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John's World: Death by Remodeling

April 30, 2011
By: John Phipps, Farm Journal Columnist
 
 

It occurred to She-Who-Must-Be-Obeyed that if we have the money to squander on farm luxuries like GPS upgrades and oil filters, there should be some surplus remaining that can be used to "touch up" some long-standing domestic shortcomings.

These include things such as the hole in the carpet in the master bedroom, the ceiling stains from a leak in the roof and the mismatched trim throughout the upper floor, where previous room-by-room remodeling has left our upstairs looking like one of the before-and-after contrasts you see on those cable TV shows.

Vague references to "getting new carpet" or "painting the ceiling" are cruelly misleading. They sound like things other guys do without too much trouble. But it is at this exact point that most redecorating projects degenerate into remodeling.

The minute you clear out all the furniture, drapes, floor covering, pizza boxes, etc., from a room, you are struck by how ugly it actually is. This won’t do at all, you fret. Now that the chamber has been stripped to its bare unmentionables, why not make it All Better?

And you are off. Once you take that fatal step, you set into motion an inevitable chain of events that exponentially expands your every effort. Each act of demolition reveals more problems than starting points, often quite alarming problems involving shabby initial construction, rot and other species. (On the upside, I did find a hammer I lost during the construction of our house in 1978.)

Too many choices.

The first challenge is to rein in the demolition while some structure still remains. This is virtually impossible when the job is done by professionals, since they can always document reasons why a garden hose plumbing patch, for example, should be corrected immediately. For the do-it-yourselfer, the fact that nothing bad has happened yet is a good excuse to leave it alone.

Just when sleeping in the dining room begins to lose its exotic allure, other challenges seem to rush at you in rapid sequence. Many of them involve paint colors, none of which will have helpful names and all of which are not quite exactly right. The paint sample always seems to change hue on the trip home from the store.

More dramatically, the color, once spread over an entire wall, assumes a formidable presence and suddenly looks alarming. This phenomenon is often ascribed to faulty eyesight and judgment, when actually it’s designed into the paint by manufacturers to maximize the number of trips and quarts needed to paint even the smallest closet.

For DIY remodelers, the differences between "Golden Slumber" or "Blue Silk" and their immediate neighbors on the color wheel can be a showstopper—or at least dominate conversation for several years after the hoped-for end of the project. There is a point at which all involved want to slap olive drab on every surface just to put the room out of its (and their) misery.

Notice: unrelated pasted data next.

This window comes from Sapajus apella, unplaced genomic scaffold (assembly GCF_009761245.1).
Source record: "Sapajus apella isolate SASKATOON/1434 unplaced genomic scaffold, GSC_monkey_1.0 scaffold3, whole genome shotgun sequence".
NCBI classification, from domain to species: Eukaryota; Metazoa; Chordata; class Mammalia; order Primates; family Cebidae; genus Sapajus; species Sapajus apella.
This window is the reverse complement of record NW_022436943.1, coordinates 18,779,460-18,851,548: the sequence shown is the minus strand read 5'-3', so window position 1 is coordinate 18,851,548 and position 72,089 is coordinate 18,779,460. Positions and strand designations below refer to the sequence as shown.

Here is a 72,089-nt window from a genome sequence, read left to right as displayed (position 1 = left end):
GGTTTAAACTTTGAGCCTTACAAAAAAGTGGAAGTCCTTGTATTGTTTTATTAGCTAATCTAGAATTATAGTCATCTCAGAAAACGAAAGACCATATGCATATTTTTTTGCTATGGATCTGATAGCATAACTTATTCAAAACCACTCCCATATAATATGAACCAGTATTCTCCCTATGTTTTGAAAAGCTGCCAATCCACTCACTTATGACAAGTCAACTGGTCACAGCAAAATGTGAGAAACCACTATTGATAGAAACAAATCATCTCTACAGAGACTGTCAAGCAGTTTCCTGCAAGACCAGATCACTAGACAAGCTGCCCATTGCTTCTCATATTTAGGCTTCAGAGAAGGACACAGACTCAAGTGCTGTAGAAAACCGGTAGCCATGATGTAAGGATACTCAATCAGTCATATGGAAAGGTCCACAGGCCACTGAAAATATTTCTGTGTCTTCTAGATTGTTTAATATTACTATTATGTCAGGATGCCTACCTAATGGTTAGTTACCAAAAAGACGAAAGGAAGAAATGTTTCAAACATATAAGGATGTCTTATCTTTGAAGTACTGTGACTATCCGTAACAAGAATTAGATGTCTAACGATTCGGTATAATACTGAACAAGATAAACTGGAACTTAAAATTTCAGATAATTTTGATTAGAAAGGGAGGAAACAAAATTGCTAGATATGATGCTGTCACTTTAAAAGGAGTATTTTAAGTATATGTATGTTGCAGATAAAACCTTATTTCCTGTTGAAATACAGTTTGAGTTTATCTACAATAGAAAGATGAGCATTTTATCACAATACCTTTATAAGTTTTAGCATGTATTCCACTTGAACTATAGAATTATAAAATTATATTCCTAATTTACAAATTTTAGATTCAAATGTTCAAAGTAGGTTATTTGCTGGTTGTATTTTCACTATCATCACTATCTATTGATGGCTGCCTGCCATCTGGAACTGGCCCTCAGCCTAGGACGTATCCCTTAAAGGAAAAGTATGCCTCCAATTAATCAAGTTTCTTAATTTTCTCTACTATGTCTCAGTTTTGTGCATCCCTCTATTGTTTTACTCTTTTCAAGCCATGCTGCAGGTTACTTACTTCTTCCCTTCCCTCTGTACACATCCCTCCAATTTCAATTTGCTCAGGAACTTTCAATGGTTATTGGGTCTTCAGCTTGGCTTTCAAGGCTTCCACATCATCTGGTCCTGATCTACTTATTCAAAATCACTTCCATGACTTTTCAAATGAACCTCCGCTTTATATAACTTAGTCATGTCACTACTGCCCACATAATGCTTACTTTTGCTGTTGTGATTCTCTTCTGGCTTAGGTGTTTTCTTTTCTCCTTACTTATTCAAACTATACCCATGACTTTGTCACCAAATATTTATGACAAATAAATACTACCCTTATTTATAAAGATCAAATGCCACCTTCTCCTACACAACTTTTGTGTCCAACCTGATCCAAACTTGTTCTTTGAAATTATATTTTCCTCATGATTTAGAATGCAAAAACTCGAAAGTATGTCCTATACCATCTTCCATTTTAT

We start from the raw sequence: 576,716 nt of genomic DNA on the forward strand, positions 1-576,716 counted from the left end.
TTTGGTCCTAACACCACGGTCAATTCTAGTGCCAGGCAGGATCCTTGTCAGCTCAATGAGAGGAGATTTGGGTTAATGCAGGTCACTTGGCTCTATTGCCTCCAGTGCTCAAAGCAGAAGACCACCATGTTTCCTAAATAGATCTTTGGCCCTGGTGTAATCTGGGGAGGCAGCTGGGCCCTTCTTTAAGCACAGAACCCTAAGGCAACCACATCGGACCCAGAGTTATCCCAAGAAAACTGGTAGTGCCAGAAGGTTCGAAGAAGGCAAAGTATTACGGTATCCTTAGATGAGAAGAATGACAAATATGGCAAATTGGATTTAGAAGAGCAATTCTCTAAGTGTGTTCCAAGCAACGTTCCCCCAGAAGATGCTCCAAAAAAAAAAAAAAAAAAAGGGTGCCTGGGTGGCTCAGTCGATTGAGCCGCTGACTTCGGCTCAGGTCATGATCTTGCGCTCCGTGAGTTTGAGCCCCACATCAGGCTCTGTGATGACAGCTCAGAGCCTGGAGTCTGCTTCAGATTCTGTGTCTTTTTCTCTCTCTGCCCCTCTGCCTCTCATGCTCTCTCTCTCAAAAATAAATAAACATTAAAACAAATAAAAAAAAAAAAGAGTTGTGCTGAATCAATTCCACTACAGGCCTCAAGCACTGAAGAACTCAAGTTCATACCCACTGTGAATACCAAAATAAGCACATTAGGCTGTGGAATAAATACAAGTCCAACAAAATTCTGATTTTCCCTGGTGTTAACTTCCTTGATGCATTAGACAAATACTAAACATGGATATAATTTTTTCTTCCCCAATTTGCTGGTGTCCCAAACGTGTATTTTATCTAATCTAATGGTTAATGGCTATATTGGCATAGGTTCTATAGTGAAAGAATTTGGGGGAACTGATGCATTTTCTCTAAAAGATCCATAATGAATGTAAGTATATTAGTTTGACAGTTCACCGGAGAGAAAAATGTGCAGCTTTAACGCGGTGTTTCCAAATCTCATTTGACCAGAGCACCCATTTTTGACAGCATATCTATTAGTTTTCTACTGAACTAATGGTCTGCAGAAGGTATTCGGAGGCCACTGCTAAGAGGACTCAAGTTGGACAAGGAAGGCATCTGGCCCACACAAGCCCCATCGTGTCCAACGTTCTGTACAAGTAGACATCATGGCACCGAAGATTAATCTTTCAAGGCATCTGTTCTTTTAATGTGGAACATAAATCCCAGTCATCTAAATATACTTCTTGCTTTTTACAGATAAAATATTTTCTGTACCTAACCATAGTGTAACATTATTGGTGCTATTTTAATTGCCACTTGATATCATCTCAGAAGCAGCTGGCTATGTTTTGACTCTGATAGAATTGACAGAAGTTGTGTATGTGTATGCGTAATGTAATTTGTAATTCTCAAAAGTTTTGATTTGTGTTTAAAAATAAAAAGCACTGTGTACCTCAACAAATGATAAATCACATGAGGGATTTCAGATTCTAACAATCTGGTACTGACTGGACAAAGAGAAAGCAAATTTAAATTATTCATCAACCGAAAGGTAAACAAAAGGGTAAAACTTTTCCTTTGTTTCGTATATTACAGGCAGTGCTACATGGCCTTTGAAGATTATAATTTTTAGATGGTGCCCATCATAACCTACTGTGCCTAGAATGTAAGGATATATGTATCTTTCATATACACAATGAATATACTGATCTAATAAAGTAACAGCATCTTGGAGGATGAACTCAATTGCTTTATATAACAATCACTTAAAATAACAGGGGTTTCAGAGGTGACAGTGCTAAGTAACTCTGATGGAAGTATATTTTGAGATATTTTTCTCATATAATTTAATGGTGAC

Remodeling moves in with you like an unwanted brother-in-law. Only instead of eating your food, it makes all your food taste like sawdust (unless you are redoing your kitchen, in which case it tastes like carryout). You’re always at the job site, and often find yourself in your pajamas trying to figure out how to reroute wiring around a new lighting fixture.

Even in sleep, you can continue to labor. True story: I have dreamt about the insulation I forgot to install under a floor I just rebuilt. Jan woke me up because I was sobbing into my pillow. She thought it was because of all the $4.10 corn I sold this year. If only.

No end in sight.

There is a low point in every remodeling project where despair of ever returning to normal threatens to erode your life force. It is in these dark hours that you must reach into the Tool Belt of Your Character and find the resolve to press on toward the finish line. But the spiritual tool you are looking for was probably drywalled somewhere behind the new cabinets. (Along with your hammer.)

Those HGTV addicts who persevere can, by brute force, actually find closure, emerging scarred but temporarily wiser. Tragically, time fiddles with our memories of remodeling such that, within a few months, we don’t remember that it was like a root canal gone wrong. Worse still, we
begin to notice a few corners that could do with a little "spruce-up."

Write this down: It’s not a spruce. It’s a giant redwood.

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FEATURED IN: Farm Journal - Late Spring 2011

 
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